Flirtation and Brief Touchings are Not Sexual Harassment -- Or are They?

illustration by Mark Normand -- http://presentationslides.blogspot.comIs the Eleventh Circuit Court of Appeals going to reverse its decision in the controversial case of Corbitt v. Home Depot?

Last August I reported on this decision by the Eleventh Circuit Court of Appeals (which covers Florida, Georgia and Alabama), in which the court analyzed the claims of two former Home Depot employees who claimed their male supervisor repeatedly subjected them to unwanted flirtatious compliments and sexual touchings.  The plaintiffs alleged that the supervisor made such comments as "your hair is beautiful," and "I like your green eyes" and touched the plaintiffs in a sexual way on several occasions.  He even allegedly told one of the employees, “I know you’re not gay, but you’ve probably thought about it, I could show you how, I know you’ll like it."  The court held that under the totality of the circumstances, the supervisor's conduct was not sufficiently severe or pervasive to constitute sexual harassment under Title VII. 

In December the court issued a revised opinion that reached the same result on the plaintiffs' sexual harassment claims.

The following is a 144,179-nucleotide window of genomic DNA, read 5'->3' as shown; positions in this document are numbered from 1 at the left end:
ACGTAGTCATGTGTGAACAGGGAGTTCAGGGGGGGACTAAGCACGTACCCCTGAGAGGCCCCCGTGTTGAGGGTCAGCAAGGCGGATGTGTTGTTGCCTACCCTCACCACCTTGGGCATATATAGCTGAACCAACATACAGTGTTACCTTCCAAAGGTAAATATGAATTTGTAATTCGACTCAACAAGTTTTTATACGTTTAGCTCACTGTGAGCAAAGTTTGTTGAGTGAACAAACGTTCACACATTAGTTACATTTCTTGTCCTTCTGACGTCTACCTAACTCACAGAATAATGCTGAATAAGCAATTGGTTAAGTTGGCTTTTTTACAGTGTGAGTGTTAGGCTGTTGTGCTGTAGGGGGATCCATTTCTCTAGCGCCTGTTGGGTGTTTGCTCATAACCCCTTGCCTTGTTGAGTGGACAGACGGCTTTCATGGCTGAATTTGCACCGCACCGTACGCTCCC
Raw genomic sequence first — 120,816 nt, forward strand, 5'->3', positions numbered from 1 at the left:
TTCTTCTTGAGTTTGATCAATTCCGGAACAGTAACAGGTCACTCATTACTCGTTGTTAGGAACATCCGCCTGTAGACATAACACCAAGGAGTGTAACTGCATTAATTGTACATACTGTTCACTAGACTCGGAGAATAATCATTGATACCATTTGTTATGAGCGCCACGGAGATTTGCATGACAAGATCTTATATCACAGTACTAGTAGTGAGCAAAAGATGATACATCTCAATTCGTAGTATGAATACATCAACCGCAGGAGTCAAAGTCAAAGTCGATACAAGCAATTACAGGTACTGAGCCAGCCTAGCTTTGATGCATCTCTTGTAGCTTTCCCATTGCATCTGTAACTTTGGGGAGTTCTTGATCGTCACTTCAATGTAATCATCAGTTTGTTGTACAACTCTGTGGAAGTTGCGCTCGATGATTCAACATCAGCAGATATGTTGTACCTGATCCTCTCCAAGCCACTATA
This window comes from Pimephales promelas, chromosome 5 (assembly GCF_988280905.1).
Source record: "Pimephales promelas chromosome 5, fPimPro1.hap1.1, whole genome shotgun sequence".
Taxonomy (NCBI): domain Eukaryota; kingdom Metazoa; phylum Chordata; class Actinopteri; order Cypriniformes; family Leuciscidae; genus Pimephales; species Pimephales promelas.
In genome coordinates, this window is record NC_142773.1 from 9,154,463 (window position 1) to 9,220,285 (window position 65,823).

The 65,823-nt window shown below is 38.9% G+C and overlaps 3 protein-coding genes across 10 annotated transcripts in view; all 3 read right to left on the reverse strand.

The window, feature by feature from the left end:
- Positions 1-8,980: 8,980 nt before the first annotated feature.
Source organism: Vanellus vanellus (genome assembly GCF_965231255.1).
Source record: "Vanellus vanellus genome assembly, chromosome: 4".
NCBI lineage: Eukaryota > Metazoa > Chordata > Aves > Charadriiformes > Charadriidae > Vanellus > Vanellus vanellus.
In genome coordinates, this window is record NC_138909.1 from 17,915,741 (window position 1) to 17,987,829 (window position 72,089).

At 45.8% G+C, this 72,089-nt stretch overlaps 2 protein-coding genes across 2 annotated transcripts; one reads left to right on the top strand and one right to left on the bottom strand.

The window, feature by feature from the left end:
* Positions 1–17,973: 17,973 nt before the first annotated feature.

Today, however, the court vacated its December opinion and announced that the case will be reheard en banc, i.e. by the whole court rather than a three-judge panel.  This is a significant development that may portend a reversal of the holding in Corbitt and a change in the law on sexual harassment in the Eleventh Circuit. Stay tuned.

 

Trackbacks (0) Links to blogs that reference this article Trackback URL
http://www.flemploymentlawblog.com/admin/trackback/190510
Comments (3) Read through and enter the discussion with the form at the end
A1Worker - March 11, 2010 12:34 AM

Every malicious or sexual act no matter how brief should be treated as sexual harassment.

Auden L. Grumet, Esq. - March 11, 2010 10:56 PM